by Elizabeth Oldfield
Wednesday, 26
August 2020

Outside religion, who’s talking about forgiveness?

The case of Janna Ezat reminds us of its power
by Elizabeth Oldfield
Janna Ezat (centre), whose son Hussein Al-Umari was killed in the Christchurch shooting

This week the mother of one of the victims of the Christchurch massacre forgave the perpetrator

Speaking with moving dignity, Janna Ezat spoke about her son who “didn’t have an enemy in the world until the day he was killed. He used to give me flowers for my birthday. Instead I got his body.” She added: “I decided to forgive you. In our Muslim faith we say…if you are able to forgive, forgive”. 

The archetype of a grieving parent forgiving their child’s killer has become a horribly familiar, and it is always moving one. Perhaps because the act runs so contrary to expectations, it is always covered in the news. The most recent memorable example is the Charleston massacre, in which nine churchgoers were gunned down by (again) a white supremacist who had joined their bible study. Three relatives went on to offer forgiveness at the attacker’s bond hearing.

At least in the West, we are more accustomed to these expressions of forgiveness being framed in Christian terms. The Lord’s Prayer itself includes a plea for God to “forgive us, as we forgive those who sin against us”. Perhaps the best-read preacher of the twentieth century, Martin Luther King Jr., repeatedly underlined the need to “develop and maintain the capacity to forgive. He who is devoid of the power to forgive is devoid of the power to love.” He knew that change, justice, trust all relied on forgiveness.

But forgiveness, as Janna Ezat reminds us, isn’t the preserve of one culture. Most scholars of Islam would agree on its importance. Mercy is one of the primary characteristics of Allah, and multiple verses in the Qur’an and Hadith urge forgiveness of others as an act of virtue which will be rewarded.

And we, a largely secular society in which more people identify as non-religious, need those reminders now. Forgiveness of even much lesser injuries than the loss of a loved one is not generally encouraged. Whether you have been hurt, humiliated or just plain pissed off, the culturally acceptable responses are withering put-downs, self-righteous rage or shunning. Forgiving our opponents in the disagreements and differences that make up public life sounds pious, patronising and weak.  

And yet a healthy citizenship depends on this social virtue. If we forget how to forgive, how to see forgiveness as a powerful, and not appeasing, act, then we have no hope of healing our social wounds. Societies in which there is no possibility of forgiveness are places where no-one can change their mind, or change their tribe, or do better.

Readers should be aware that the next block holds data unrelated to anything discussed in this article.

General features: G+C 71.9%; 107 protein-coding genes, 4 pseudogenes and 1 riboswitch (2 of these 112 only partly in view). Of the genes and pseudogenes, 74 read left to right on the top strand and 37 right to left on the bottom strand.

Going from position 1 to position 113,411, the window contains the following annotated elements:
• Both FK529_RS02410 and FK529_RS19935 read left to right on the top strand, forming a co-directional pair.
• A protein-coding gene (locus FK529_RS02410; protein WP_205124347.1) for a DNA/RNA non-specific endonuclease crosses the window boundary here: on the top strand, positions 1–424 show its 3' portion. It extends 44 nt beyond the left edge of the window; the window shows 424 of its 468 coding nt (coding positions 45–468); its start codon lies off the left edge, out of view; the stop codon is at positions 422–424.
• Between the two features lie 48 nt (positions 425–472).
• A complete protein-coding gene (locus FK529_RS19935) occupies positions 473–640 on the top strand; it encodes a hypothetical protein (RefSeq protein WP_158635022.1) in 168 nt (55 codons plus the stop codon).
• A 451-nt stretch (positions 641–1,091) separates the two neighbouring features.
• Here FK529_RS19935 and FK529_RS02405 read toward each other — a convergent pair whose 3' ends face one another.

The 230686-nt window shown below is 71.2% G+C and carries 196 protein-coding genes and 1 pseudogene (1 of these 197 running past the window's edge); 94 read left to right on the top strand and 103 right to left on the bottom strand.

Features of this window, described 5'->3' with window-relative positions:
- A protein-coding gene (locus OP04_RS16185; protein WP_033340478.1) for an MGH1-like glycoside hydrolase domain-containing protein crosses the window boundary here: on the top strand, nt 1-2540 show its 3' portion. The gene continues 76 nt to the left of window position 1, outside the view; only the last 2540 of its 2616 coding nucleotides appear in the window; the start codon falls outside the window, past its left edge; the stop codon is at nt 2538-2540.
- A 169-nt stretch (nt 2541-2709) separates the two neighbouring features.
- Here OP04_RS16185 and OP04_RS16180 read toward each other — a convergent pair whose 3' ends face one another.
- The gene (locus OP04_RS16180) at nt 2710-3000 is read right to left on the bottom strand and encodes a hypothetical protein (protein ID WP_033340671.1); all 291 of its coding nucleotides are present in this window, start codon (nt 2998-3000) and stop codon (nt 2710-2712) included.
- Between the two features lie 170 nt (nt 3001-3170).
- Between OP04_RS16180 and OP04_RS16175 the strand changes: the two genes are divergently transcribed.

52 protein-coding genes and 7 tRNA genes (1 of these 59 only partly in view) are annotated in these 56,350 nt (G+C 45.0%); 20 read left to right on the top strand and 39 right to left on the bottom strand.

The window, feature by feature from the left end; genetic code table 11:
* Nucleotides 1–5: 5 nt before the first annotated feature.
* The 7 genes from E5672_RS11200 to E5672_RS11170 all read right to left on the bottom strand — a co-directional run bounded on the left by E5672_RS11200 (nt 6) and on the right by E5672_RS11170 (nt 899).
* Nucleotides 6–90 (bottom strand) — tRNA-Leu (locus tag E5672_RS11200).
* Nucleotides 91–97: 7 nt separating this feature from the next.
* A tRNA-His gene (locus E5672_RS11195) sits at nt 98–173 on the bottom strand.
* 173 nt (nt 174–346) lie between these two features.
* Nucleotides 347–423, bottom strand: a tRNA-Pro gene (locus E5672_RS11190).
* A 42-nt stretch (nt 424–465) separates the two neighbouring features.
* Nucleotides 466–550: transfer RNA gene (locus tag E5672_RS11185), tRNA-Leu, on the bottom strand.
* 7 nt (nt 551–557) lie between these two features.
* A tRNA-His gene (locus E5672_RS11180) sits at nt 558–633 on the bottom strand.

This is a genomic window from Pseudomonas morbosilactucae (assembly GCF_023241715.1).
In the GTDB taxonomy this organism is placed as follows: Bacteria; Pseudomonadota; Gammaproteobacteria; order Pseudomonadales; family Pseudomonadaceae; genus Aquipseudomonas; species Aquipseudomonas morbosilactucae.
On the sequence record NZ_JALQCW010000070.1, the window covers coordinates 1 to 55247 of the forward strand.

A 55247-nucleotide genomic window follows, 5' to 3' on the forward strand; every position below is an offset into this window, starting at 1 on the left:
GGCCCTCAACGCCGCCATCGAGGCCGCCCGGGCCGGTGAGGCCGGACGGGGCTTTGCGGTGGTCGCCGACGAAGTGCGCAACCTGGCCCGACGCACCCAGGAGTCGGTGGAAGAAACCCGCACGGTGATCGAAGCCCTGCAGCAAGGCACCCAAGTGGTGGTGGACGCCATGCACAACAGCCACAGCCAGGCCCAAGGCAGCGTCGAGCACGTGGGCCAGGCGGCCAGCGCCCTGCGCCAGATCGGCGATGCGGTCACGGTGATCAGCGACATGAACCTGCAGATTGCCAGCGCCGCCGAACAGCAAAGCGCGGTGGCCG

It is a habit, a hard, costly counter-cultural habit we would do well to develop. And, imperfectly as always, it is our religious traditions which are reminding us of its power.

Join the discussion

  • Forgiveness? Well as we’ve come to expect from the bbc, news coverage of the Christchurch killer being paraded whilst family members of those killed or injured have had their opportunity to give personal impact statements, and ‘forgiveness’ too in some cases, very much in public. But what of all those who have had family members killed in the UK by adherents of Islam? They have simply been told ‘don’t look back in anger’, no public broadcasting of ‘impact statements’ nor ‘forgiveness’ where they might have had some, just the usual minimal coverage and ‘mental illness’ bull. Forgiveness is in short supply when the system is biased against you, for white Christians turning the other cheek is expected when they are attacked, to forgive may be divine, but it’s b****y hard to do when your always being told it’s your fault anyway.

  • Forgiveness is a great coping mechanism for individuals and society – but it’s absolutely vital to never “forget”.

  • I suppose the questions we then have to asked are:
    1. Is there a God (irrespective of how he seems to behave in the OT)?
    2. If there is a God, then how do I respond (ignore or follow his moral code including mercy & forgiveness) ?
    3. If there is no God, then what sort of moral code exists – can society have absolutes that it creates itself and if so, individuals can also have their own moral code (which kinda means you can’t condemn or forgive the perpetrator of the massacre because they are just working to a different moral code) ?

    I feel much happier trying to live life to a higher moral code than one set by individuals or by transient societies (even if it means I also have to accept some difficult passages in the OT).

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